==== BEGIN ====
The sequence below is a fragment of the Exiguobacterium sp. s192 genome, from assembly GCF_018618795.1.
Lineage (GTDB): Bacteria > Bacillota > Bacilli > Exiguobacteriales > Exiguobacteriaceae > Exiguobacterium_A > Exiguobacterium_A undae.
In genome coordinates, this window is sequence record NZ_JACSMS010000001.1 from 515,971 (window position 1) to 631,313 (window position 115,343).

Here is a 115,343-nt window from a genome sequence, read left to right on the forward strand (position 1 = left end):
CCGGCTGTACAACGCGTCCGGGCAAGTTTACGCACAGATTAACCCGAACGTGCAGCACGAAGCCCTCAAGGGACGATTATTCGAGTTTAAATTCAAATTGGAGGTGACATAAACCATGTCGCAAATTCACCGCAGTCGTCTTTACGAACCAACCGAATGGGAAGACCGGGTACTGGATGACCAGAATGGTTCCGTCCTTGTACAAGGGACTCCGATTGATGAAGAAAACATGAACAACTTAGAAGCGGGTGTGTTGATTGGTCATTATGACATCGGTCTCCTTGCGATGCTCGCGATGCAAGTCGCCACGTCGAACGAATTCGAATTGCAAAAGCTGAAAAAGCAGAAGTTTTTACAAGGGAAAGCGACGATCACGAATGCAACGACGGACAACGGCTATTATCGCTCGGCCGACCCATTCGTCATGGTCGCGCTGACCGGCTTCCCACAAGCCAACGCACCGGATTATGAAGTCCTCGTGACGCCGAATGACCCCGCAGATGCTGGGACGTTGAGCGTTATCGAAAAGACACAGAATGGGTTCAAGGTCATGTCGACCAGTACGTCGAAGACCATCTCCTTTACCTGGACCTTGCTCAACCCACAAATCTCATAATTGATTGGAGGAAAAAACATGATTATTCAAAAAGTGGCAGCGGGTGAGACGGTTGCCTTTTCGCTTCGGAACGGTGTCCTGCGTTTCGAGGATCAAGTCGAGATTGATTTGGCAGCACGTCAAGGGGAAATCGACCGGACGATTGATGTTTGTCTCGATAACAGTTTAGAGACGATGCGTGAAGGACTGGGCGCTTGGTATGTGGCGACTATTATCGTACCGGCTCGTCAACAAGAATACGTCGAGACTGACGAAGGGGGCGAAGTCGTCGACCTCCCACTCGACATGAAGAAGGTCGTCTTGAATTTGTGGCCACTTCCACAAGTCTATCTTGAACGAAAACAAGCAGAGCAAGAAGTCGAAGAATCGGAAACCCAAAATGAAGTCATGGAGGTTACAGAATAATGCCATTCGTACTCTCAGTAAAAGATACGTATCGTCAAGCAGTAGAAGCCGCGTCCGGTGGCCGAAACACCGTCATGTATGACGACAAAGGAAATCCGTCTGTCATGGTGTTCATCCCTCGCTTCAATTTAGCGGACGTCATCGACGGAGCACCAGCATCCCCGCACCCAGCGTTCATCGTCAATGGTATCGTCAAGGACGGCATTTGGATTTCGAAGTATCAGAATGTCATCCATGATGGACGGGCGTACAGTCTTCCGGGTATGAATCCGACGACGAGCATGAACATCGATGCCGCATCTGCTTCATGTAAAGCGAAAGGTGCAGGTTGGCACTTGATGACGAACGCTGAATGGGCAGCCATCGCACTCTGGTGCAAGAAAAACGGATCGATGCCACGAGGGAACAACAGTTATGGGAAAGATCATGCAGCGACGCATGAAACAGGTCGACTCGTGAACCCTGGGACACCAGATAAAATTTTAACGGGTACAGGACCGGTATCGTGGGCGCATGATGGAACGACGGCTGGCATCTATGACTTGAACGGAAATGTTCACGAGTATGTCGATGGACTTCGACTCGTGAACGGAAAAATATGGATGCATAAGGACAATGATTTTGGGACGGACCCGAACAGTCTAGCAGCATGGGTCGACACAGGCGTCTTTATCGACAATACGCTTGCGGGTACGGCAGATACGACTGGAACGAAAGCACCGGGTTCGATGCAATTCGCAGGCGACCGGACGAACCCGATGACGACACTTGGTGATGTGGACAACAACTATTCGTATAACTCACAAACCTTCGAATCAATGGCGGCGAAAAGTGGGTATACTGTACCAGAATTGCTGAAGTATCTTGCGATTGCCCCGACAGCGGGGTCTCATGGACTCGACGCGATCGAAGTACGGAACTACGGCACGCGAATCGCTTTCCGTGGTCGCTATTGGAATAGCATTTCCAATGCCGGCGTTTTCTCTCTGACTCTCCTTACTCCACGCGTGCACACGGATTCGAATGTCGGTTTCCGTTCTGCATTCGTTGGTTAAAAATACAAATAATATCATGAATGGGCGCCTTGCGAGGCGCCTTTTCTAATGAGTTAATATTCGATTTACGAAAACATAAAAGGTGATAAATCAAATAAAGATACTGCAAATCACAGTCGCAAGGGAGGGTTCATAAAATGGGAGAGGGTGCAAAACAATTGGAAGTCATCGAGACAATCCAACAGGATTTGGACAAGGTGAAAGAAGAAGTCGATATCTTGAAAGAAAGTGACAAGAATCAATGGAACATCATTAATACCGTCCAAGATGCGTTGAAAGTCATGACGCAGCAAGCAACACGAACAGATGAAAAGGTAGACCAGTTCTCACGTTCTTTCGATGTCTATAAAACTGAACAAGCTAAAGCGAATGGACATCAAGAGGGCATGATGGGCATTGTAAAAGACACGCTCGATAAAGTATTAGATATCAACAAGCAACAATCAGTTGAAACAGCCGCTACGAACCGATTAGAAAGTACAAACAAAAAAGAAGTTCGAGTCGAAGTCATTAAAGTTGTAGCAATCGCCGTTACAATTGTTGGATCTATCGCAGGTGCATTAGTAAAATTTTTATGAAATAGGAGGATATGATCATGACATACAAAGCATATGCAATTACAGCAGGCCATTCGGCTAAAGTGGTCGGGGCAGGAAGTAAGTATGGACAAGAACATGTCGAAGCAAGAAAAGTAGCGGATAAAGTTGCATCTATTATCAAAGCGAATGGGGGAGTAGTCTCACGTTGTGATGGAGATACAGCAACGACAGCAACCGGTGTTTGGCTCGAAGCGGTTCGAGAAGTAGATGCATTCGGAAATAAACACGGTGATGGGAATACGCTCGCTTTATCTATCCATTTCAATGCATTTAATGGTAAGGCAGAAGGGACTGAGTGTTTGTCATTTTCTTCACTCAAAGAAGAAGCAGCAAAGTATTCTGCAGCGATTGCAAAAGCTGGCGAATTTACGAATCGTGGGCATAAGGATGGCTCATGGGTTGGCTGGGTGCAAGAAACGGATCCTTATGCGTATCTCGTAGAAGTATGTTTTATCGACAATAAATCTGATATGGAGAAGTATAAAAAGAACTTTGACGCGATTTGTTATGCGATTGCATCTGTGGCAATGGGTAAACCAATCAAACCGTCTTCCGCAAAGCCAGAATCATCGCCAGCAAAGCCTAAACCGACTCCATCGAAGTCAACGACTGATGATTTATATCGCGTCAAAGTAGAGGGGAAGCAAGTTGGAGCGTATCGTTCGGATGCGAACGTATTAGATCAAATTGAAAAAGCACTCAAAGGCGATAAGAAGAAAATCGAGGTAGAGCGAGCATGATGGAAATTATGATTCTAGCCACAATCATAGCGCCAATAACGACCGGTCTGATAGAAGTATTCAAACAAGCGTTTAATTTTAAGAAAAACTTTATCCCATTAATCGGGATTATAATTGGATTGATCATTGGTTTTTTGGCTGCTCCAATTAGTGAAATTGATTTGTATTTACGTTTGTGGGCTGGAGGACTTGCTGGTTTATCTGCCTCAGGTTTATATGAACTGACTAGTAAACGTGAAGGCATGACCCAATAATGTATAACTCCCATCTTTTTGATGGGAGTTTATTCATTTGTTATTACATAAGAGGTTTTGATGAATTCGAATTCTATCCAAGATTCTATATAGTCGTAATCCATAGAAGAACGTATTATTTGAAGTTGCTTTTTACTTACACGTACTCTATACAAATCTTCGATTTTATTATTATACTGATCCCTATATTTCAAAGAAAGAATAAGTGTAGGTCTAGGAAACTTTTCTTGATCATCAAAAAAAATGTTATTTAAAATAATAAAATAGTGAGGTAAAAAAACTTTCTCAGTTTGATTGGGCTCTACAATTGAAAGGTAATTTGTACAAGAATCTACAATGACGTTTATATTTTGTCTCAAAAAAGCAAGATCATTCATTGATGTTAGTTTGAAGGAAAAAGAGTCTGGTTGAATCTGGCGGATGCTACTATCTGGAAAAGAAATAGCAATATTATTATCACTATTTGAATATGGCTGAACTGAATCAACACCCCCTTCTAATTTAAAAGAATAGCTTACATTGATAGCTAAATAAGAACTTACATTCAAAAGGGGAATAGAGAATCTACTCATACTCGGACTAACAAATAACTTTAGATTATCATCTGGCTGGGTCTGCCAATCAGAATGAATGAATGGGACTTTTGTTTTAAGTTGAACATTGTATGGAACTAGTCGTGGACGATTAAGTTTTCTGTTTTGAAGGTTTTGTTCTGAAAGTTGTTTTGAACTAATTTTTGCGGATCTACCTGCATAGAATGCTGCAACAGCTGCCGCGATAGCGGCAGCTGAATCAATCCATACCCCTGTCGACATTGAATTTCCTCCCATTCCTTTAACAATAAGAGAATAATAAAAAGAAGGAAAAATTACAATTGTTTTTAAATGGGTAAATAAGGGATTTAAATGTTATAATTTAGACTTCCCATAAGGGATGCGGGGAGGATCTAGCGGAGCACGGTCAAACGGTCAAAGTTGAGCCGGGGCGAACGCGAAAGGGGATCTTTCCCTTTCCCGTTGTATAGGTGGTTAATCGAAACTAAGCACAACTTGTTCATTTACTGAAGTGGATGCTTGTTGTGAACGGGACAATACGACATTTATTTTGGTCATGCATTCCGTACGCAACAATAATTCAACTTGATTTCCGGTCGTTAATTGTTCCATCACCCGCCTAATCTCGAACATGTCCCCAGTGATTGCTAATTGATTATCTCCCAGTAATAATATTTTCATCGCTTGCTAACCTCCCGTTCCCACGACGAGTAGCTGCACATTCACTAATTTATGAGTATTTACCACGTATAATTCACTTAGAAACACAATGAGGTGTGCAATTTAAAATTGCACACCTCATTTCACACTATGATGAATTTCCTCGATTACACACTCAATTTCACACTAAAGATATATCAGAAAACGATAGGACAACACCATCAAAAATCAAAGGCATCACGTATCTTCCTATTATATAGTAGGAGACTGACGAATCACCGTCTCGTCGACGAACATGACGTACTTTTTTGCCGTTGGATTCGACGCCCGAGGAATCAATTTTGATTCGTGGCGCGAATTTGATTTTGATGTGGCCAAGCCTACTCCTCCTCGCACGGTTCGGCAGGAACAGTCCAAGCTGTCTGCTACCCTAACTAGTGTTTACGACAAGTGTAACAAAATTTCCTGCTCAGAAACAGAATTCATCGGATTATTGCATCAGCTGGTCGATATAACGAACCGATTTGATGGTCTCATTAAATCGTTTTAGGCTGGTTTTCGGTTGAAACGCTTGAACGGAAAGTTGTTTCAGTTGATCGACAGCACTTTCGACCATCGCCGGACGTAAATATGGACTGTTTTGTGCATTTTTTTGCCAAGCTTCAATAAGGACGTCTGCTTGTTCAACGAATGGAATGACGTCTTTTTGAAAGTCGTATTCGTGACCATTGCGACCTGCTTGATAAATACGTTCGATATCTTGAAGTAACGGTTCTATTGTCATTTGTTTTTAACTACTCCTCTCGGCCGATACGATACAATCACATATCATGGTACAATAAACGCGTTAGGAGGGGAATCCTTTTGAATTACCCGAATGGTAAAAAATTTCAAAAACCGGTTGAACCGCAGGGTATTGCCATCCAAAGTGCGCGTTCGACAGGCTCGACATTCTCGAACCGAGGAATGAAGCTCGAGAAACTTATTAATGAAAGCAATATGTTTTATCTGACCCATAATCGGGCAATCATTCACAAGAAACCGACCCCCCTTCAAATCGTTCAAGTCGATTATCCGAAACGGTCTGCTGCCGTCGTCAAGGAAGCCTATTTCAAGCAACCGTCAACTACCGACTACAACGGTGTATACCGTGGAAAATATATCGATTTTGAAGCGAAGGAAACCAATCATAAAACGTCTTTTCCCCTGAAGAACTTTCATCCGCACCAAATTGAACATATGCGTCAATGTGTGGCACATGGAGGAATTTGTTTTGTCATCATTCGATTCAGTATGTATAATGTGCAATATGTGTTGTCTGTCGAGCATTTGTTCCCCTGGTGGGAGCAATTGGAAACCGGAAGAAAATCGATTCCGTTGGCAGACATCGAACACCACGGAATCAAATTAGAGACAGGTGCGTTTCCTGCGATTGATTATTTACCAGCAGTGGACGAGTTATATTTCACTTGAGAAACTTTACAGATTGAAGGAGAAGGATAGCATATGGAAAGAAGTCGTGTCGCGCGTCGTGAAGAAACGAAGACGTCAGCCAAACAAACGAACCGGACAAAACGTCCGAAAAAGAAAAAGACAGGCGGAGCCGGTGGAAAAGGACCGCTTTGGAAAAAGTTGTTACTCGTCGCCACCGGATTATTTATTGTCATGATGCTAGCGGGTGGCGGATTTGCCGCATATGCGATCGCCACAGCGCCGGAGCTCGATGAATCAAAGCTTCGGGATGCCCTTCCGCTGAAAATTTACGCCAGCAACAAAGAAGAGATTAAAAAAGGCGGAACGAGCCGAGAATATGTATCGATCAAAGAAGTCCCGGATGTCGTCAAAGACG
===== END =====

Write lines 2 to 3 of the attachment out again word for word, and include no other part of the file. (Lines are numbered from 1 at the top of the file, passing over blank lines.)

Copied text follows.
Lineage (GTDB): Bacteria > Bacillota > Bacilli > Exiguobacteriales > Exiguobacteriaceae > Exiguobacterium_A > Exiguobacterium_A undae.
In genome coordinates, this window is sequence record NZ_JACSMS010000001.1 from 515,971 (window position 1) to 631,313 (window position 115,343).